“Naturally,” Neo said at the same time.
And then like the whirlwind he was, Neo Stamos was gone, his security consultant along with him.
CASS read the security report, her heart sinking further with each recommendation.
No way was all of this going to be done in one day, or even two. Despite most of the security upgrades being offered with options that made them as unobtrusive to her current lifestyle as possible, they were far too extensive for a single-day implementation. Looking at the report, she had visions of workmen coming and going, invading each and every room of her sanctuary, for a week at the least.
She appreciated Cole’s efforts to keep the changes in the background, she really did. Just as she was grateful he had brought the report personally, instead of sending a messenger as he told her he had done for Neo.
However, no amount of understanding on the part of the security expert could alter the fact that he was recommending several anxiety-producing modifications to her home. Not least of which was a state-of-the-art alarm system that governed every window and door in her house.
Should she accidentally set the alarm off, a hundred-plus decibel noise would assault her ears and those of her neighbors. Not only that, but the system would be hooked into his private security company for twenty-four-hour monitoring. Someone there would have access to duplicate keys to all her outdoor locks. Even though Cole called the system typical in its implementation for residential security, Cass felt like it was all too cloak-and-dagger for words.
Cole had also recommended replacing all of her doors and windows with more secure models. He wanted to install biometric locks as well. She knew biometric referred to locks opened with retinal or fingerprint scanners, which almost sounded intriguing, if a little redolent of science fiction. She might actually like that upgrade.
But by far, the worst elements to the proposal, and the ones given the least explanation, were those recommended for the outside of her home. Cole wanted to cut back the lilac bushes her mother had planted the year Cass’s parents had moved into the house. And that was only the beginning of the landscape changes he wanted to make outside.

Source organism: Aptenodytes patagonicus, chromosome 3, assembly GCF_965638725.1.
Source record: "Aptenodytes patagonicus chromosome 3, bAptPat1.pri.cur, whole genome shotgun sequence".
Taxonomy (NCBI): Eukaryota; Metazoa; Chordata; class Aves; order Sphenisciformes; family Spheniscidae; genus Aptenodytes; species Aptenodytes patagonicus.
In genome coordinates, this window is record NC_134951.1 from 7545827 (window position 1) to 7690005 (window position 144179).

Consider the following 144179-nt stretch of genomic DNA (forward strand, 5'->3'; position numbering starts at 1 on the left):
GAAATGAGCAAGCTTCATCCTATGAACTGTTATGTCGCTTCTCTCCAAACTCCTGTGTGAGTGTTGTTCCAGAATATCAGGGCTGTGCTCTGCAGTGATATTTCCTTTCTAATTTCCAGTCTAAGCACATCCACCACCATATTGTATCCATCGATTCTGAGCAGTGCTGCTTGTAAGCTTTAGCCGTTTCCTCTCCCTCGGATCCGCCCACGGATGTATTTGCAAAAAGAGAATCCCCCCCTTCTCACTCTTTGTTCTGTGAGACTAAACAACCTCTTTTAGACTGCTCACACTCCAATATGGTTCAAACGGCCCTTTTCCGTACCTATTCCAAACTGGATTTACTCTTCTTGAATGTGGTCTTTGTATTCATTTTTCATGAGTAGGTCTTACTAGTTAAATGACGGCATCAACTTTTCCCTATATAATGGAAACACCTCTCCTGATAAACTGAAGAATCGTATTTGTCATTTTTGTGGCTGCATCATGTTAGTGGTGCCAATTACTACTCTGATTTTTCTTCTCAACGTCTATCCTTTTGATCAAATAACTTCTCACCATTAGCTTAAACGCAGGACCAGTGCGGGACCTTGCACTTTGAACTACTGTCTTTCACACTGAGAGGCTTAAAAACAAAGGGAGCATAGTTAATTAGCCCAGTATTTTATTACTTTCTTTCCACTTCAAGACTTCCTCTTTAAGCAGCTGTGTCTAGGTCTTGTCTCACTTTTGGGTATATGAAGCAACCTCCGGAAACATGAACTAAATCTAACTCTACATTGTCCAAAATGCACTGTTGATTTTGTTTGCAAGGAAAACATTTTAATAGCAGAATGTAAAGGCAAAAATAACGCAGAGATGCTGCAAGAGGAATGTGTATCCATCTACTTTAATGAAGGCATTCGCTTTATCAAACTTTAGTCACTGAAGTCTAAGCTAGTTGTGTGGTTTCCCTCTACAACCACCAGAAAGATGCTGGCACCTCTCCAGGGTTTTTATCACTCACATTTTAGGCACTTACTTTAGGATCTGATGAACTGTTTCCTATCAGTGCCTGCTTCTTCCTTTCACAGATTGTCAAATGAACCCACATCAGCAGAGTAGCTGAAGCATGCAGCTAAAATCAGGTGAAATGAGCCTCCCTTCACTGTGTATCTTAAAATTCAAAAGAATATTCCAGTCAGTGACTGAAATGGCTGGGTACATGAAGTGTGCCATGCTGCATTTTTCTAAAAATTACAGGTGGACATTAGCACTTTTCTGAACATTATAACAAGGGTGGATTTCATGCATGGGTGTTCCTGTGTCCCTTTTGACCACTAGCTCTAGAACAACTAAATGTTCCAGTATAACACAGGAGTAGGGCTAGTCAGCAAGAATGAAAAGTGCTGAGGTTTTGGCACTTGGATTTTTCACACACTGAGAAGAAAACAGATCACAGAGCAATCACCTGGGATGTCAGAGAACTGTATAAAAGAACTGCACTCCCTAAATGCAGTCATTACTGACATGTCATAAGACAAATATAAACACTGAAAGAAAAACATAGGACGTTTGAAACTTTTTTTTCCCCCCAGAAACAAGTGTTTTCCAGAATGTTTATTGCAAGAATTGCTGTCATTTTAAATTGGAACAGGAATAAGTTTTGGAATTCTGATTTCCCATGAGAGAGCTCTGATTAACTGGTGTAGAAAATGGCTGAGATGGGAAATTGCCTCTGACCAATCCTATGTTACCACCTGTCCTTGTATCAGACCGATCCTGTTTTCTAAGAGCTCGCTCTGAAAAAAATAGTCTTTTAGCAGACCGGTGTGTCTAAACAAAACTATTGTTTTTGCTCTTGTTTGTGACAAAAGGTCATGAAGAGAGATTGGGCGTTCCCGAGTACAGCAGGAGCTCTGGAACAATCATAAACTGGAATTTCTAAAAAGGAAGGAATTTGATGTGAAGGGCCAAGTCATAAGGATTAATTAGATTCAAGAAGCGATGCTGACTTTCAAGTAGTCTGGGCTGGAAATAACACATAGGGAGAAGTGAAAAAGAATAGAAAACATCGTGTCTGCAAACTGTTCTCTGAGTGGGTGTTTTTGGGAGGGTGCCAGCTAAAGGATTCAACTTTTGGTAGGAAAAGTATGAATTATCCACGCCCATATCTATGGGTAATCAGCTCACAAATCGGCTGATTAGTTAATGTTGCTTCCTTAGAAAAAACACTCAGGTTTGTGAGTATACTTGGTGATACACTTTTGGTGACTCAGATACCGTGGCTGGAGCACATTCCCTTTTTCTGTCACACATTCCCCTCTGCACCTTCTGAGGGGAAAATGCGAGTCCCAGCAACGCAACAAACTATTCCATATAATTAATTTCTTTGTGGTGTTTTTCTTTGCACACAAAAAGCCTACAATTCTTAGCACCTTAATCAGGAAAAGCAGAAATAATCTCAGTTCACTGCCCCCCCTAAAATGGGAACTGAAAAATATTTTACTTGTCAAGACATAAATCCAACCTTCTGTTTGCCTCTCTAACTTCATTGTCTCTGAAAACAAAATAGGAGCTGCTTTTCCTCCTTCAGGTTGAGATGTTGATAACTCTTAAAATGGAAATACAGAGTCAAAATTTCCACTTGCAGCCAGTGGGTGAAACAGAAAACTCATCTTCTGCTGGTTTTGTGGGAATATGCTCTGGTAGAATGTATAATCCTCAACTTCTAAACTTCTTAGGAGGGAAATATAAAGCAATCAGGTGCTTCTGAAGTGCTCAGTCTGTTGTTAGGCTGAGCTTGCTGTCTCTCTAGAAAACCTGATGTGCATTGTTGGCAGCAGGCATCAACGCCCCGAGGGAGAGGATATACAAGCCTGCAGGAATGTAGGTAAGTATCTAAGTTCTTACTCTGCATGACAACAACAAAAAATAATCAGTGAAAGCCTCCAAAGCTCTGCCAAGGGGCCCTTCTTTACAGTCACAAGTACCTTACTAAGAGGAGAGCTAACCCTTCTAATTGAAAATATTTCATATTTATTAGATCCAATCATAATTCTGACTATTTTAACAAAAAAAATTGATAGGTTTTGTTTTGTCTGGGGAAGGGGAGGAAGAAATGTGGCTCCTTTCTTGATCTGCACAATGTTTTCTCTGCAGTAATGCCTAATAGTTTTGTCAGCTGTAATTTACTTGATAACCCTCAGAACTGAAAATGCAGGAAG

There was nothing for it. If Neo’s privacy and safety were the reasons for the upgrades, Neo would simply have to have his lessons in the studio. Which is what she told him when she called him a few moments later.
“We have already discussed that option and I do not find it acceptable.”
“Then we’ll have the lessons at your penthouse.” Why hadn’t she thought of that before? “You’re planning to get a piano anyway. It would be beneficial to have your lessons on the instrument you use for practice.”
“What is the problem here?” he asked without a sign of impatience, which rather surprised her. “I have looked at the report and I thought Cole Geary did a fair job of minimizing the impact of the improved safety measures.”
She rolled her eyes, though of course he couldn’t see. “For someone like you maybe.”
“Someone like me would require an armed guard on the premises at all times.”
“Sucks to be you.” The words just slipped out, but she meant them. With every fiber of her being. She could not imagine spending her days under constant observation.
A surprised bark of laughter sounded. “I’ve got to admit that is the very first time in my adult life that particular phrase has been directed at me. What is even more astonishing is that I can tell you mean it.”
“The life of a high-profile businessman is not for me,” she said, amusement making the first tiny cracks in the wall of anxiety that had been building since she had agreed to have the security consultant come over yesterday.
“It’s a good thing you are just my friend, not my business partner.” He sounded like he was smiling, if not laughing outright.
“I’m sure Zephyr Nikos is grateful for that as well,” she said dryly.
“I don’t know. I can push too hard at times, but then so can he.”
It amazed her how humble the tycoon could sound after all that he had accomplished in his thirty-five years. She couldn’t afford to get sidetracked by admiration though. “I, on the other hand, may not be pushy, but I am also not a pushover.”
“I never thought you were. It takes determination to refuse the lucrative life of a concert performer.”
“My manager calls it bullheaded stubbornness.”
“Naturally, the more money you make, the more he does.”
“That’s one way to look at life.”
“Are you saying you don’t think he does?”
“Honestly? I don’t know. When my father died, I clung to Bob because he was someone familiar. I assumed he had my best interests at heart, and mostly, I think he does.”